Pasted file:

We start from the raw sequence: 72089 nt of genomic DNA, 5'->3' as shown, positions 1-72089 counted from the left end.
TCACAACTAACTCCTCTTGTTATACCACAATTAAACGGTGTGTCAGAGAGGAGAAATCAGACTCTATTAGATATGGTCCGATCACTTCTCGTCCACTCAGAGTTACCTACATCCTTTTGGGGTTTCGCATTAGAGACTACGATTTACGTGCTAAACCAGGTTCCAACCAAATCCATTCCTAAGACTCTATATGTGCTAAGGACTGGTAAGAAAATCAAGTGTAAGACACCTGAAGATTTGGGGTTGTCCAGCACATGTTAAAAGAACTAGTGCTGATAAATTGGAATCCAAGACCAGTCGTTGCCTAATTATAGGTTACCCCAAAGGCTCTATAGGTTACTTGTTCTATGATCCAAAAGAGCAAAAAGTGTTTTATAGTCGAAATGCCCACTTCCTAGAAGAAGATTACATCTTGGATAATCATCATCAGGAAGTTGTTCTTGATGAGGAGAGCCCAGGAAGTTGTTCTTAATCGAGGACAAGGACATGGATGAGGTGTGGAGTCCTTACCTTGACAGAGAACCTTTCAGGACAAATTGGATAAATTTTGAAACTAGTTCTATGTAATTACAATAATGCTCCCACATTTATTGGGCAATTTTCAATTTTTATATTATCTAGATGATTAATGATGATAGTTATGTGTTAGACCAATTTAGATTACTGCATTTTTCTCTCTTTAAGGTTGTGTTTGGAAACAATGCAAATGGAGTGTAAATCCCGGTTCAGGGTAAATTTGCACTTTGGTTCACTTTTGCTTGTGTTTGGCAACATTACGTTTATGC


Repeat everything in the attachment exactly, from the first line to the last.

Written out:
We start from the raw sequence: 72089 nt of genomic DNA, 5'->3' as shown, positions 1-72089 counted from the left end.
TCACAACTAACTCCTCTTGTTATACCACAATTAAACGGTGTGTCAGAGAGGAGAAATCAGACTCTATTAGATATGGTCCGATCACTTCTCGTCCACTCAGAGTTACCTACATCCTTTTGGGGTTTCGCATTAGAGACTACGATTTACGTGCTAAACCAGGTTCCAACCAAATCCATTCCTAAGACTCTATATGTGCTAAGGACTGGTAAGAAAATCAAGTGTAAGACACCTGAAGATTTGGGGTTGTCCAGCACATGTTAAAAGAACTAGTGCTGATAAATTGGAATCCAAGACCAGTCGTTGCCTAATTATAGGTTACCCCAAAGGCTCTATAGGTTACTTGTTCTATGATCCAAAAGAGCAAAAAGTGTTTTATAGTCGAAATGCCCACTTCCTAGAAGAAGATTACATCTTGGATAATCATCATCAGGAAGTTGTTCTTGATGAGGAGAGCCCAGGAAGTTGTTCTTAATCGAGGACAAGGACATGGATGAGGTGTGGAGTCCTTACCTTGACAGAGAACCTTTCAGGACAAATTGGATAAATTTTGAAACTAGTTCTATGTAATTACAATAATGCTCCCACATTTATTGGGCAATTTTCAATTTTTATATTATCTAGATGATTAATGATGATAGTTATGTGTTAGACCAATTTAGATTACTGCATTTTTCTCTCTTTAAGGTTGTGTTTGGAAACAATGCAAATGGAGTGTAAATCCCGGTTCAGGGTAAATTTGCACTTTGGTTCACTTTTGCTTGTGTTTGGCAACATTACGTTTATGC